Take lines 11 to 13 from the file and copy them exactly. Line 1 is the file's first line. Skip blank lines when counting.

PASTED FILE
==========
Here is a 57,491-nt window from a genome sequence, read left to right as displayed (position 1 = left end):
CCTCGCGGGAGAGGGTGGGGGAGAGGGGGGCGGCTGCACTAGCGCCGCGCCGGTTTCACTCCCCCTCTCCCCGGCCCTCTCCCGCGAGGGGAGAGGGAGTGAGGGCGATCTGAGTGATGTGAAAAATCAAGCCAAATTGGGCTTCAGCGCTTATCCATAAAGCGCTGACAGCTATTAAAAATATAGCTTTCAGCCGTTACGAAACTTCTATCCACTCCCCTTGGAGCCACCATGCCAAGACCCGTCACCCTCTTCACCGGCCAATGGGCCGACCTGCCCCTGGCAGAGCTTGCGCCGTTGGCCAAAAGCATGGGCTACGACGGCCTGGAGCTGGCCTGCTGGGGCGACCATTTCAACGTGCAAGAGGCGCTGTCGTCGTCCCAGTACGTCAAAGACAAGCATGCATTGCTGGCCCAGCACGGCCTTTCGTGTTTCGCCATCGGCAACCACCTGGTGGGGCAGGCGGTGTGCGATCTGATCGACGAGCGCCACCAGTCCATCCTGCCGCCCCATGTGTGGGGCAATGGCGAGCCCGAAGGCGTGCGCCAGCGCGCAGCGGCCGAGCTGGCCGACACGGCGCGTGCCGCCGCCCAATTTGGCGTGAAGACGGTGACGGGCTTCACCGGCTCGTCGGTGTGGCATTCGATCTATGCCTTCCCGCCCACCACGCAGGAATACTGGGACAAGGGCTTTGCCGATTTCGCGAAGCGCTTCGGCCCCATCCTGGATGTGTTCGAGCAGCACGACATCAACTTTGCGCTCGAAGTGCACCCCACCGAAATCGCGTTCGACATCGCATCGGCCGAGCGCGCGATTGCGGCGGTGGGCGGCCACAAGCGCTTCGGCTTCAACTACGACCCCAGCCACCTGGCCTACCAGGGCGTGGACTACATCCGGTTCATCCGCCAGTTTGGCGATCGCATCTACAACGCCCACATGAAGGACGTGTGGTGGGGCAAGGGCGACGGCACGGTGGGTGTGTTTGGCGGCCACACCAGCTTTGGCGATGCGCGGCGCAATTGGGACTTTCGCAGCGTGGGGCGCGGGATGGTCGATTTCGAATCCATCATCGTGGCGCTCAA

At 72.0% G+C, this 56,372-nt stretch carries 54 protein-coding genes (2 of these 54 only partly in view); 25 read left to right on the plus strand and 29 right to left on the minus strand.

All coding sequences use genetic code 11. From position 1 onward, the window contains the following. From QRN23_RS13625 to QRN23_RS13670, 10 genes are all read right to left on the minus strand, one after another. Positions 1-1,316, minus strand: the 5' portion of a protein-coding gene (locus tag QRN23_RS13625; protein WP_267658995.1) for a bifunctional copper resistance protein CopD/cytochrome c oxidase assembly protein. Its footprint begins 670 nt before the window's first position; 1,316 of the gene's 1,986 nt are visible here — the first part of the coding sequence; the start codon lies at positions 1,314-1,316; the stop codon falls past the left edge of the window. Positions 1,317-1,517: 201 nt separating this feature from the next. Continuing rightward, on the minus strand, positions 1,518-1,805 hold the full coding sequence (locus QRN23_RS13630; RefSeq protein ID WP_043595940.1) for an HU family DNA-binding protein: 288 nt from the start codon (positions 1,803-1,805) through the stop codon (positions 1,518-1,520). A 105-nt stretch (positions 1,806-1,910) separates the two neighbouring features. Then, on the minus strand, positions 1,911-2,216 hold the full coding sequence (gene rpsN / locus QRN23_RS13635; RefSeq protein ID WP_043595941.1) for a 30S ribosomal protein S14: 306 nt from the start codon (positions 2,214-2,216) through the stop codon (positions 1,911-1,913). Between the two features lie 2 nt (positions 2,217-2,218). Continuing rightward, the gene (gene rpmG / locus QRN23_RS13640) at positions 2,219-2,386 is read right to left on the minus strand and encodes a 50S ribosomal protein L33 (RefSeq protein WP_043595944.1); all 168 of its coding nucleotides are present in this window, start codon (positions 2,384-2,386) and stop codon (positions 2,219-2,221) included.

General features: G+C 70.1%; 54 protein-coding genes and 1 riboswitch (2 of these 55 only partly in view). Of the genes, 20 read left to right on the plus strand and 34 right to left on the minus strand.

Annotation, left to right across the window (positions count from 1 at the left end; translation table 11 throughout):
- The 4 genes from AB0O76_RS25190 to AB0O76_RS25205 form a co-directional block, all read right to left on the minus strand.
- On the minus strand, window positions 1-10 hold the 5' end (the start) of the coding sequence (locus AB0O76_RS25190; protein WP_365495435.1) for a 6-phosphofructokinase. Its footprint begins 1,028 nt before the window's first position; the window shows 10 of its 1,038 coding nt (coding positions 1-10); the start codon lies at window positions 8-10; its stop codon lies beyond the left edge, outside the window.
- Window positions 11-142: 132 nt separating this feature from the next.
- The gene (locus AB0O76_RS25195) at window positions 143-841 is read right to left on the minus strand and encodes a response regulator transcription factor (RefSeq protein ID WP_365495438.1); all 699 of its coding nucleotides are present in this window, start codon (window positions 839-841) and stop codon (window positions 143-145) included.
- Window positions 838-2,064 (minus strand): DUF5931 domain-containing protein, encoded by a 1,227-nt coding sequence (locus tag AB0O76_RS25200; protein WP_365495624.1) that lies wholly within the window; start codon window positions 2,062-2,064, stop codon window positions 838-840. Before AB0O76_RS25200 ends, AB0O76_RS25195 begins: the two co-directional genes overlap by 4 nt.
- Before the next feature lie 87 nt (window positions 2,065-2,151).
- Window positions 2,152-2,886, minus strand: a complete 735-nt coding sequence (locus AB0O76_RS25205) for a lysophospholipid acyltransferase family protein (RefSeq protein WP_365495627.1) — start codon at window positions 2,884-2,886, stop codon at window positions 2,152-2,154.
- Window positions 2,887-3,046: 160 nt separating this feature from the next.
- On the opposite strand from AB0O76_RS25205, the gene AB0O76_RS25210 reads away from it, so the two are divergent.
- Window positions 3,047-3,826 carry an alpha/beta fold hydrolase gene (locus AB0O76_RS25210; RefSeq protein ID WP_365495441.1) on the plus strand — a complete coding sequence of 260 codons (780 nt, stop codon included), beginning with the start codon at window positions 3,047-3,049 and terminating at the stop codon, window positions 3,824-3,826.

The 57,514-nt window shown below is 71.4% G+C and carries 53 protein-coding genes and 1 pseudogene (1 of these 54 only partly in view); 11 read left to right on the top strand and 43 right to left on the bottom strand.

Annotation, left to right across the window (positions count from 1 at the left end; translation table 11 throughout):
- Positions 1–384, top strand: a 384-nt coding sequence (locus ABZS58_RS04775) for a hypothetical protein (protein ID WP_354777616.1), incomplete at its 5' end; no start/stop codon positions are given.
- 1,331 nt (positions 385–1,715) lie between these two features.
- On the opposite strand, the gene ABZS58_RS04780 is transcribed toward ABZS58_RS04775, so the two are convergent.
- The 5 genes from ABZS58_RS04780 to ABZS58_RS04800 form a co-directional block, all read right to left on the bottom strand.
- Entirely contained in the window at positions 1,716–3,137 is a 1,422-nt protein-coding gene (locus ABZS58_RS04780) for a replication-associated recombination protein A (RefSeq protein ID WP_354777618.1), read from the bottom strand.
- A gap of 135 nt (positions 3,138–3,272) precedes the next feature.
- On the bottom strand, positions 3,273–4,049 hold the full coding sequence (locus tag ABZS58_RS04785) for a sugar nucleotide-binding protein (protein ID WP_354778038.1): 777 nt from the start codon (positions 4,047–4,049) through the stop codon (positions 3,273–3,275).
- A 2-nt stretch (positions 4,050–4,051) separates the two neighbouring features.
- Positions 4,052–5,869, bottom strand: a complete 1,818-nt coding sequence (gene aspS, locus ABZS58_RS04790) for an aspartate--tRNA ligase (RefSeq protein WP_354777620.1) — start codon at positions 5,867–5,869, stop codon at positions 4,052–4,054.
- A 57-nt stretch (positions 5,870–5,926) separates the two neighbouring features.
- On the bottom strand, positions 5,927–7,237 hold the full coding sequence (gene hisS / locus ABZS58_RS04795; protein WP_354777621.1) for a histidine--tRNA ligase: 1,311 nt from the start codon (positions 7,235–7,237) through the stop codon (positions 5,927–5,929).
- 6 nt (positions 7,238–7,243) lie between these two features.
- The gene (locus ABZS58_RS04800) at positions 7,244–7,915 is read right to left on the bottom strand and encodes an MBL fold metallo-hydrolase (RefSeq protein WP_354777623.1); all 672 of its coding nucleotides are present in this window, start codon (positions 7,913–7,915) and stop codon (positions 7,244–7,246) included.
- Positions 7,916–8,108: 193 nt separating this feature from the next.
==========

- Window positions 838-2,064 (minus strand): DUF5931 domain-containing protein, encoded by a 1,227-nt coding sequence (locus tag AB0O76_RS25200; protein WP_365495624.1) that lies wholly within the window; start codon window positions 2,062-2,064, stop codon window positions 838-840. Before AB0O76_RS25200 ends, AB0O76_RS25195 begins: the two co-directional genes overlap by 4 nt.
- Before the next feature lie 87 nt (window positions 2,065-2,151).
- Window positions 2,152-2,886, minus strand: a complete 735-nt coding sequence (locus AB0O76_RS25205) for a lysophospholipid acyltransferase family protein (RefSeq protein WP_365495627.1) — start codon at window positions 2,884-2,886, stop codon at window positions 2,152-2,154.